This responds to the Rule 28(j) letter filed by the USPS on May 19. The
mailers also hope that the Court will issue its decision soon. The USPS assumes,
however, the decision will (1) vacate Commission Order No. 1926 and (2) authorize
the 4.3 percent rate surcharge to remain in effect pending remand. Neither
assumption is warranted.
First, vacatur would be unjustified even assuming arguendo the most
favorable possible outcome for the USPS: grant of its petition for review and denial
of the mailers’. The USPS has not shown that “the agency’s decision is so deficient
as to raise serious doubts about whether the agency can adequately defend its
decision at all,” Verizon v. FCC, 740 F.3d 623, 659 (D.C. Cir. 2014). The USPS
does not contend that any limit on the rate surcharge would be ultra vires, but merely
that the Commission failed to explain adequately the specific limit imposed. The
Commission could “redress” any “failure of explanation on remand while reaching
the same result.” Lilliputian Sys., Inc. v. Pipeline & Haz. Mat. Safety Admin., 741
F.3d 1309, 1313 (D.C. Cir. 2014).
Second, the Commission has exclusive jurisdiction over rates filed by the
USPS; hence, the Court has no authority to prescribe a different, longer-lasting
surcharge pending remand. Burlington Northern Inc. v. United States, 459 U.S. 131
Finally, the equities make judicial ratemaking particularly inappropriate here.
If the USPS ultimately prevails, the Commission can make the USPS whole by
authorizing a renewed surcharge. If the mailers ultimately prevail, they can never
recover any surcharge payments later found unwarranted. U.S.C. 39§ 3681;
compare Burlington Northern at 141-42 (under the Interstate Commerce Act, “the
shipper may receive reparation for overpayment while the carrier can never be made
whole after underpayment”).
David M. Levy
Matthew D. Field
Ian D. Volner
Counsel for Alliance of Nonprofit Mailers et al.
May 21, 2015
Mark J. Langer, Clerk of Court U.S. Court of Appeals for the D.C. Circuit 333 Constitution Avenue, NW Washington, DC 20001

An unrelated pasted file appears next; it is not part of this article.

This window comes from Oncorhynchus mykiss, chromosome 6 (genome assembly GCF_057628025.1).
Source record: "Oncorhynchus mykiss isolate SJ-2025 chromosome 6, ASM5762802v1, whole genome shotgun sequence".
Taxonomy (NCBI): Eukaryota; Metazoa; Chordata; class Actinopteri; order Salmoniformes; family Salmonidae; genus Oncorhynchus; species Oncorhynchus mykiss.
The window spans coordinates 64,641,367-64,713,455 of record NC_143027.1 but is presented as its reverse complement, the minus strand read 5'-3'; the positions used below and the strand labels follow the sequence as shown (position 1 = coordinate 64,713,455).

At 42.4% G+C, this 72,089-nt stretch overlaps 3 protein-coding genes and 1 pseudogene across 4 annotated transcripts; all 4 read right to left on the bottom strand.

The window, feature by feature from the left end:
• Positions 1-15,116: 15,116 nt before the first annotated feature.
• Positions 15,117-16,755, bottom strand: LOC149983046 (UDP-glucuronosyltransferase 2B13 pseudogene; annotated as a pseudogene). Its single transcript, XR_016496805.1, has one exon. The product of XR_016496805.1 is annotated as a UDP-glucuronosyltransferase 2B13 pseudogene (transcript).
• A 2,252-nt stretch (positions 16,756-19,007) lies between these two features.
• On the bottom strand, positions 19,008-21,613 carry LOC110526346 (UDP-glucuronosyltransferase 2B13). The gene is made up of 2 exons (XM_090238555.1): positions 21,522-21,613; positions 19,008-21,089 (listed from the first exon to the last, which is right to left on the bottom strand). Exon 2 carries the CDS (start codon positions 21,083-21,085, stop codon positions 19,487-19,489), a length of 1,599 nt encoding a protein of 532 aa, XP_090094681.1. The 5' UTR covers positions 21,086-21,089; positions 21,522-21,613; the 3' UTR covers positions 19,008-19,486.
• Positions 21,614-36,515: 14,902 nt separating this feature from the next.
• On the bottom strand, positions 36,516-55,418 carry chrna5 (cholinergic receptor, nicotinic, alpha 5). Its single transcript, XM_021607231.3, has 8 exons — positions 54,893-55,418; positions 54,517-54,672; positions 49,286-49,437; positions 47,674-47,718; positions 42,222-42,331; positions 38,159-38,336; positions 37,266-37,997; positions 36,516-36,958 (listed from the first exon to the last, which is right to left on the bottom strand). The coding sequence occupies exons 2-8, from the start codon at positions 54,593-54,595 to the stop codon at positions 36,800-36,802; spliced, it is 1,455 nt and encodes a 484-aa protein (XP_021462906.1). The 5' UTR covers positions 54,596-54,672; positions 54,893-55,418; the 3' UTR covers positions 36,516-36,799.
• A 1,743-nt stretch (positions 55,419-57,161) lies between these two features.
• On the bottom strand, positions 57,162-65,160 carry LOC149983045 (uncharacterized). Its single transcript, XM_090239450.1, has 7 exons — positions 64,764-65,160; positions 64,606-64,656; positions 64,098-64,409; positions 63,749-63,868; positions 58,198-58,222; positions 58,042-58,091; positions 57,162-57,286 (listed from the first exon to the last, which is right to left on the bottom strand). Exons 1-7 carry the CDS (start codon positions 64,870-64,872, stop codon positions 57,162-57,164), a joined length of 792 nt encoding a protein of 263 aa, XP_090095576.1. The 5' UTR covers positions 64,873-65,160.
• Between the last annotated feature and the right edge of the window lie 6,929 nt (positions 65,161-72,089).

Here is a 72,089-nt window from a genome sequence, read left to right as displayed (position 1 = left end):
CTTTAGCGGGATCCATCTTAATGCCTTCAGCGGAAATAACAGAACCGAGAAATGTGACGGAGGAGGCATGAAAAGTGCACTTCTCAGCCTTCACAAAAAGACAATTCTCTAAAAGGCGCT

RE: U.S. Postal Serv. v. Postal Regulatory Comm’n, Nos. 14-1009, 14-1010
Oral Argument held on September 9, 2014
Dear Mr. Langer:
We are writing in response to the Postal Service’s letter of May 19, 2015, which suggests that “the Court may wish to consider issuing the mandate along with its opinion rather than withholding the mandate until 7 days after the expiration of the time for filing a rehearing petition.” Letter 2. According to the Postal Service, this action may be warranted (depending on the content of this Court’s opinion) because “absent a decision or other action by this Court, the Postal Service would need to notify its customers . . . as early as mid-June” that the surcharge authorized in the Postal Regulatory Commission order at issue in this case will end in August. Id. at 1.
Whether or not this Court has issued its mandate, if the Postal Service prevails in this litigation, it can ask the Commission to relieve the Postal Service of its obligation to notify its customers that the surcharge is scheduled to end, and can seek review in this Court if such a request is denied. If the Postal Service nevertheless concludes that expedited issuance of the mandate is essential for some reason, it can file a motion for such relief after this Court issues its opinion. But in the absence of a concrete motion based on this Court’s opinion, there is no basis for immediate issuance of the mandate, which would unnecessarily complicate the orderly consideration of whether a petition for rehearing is warranted.
s/ Daniel Tenny
Counsel for the Postal Regulatory Commission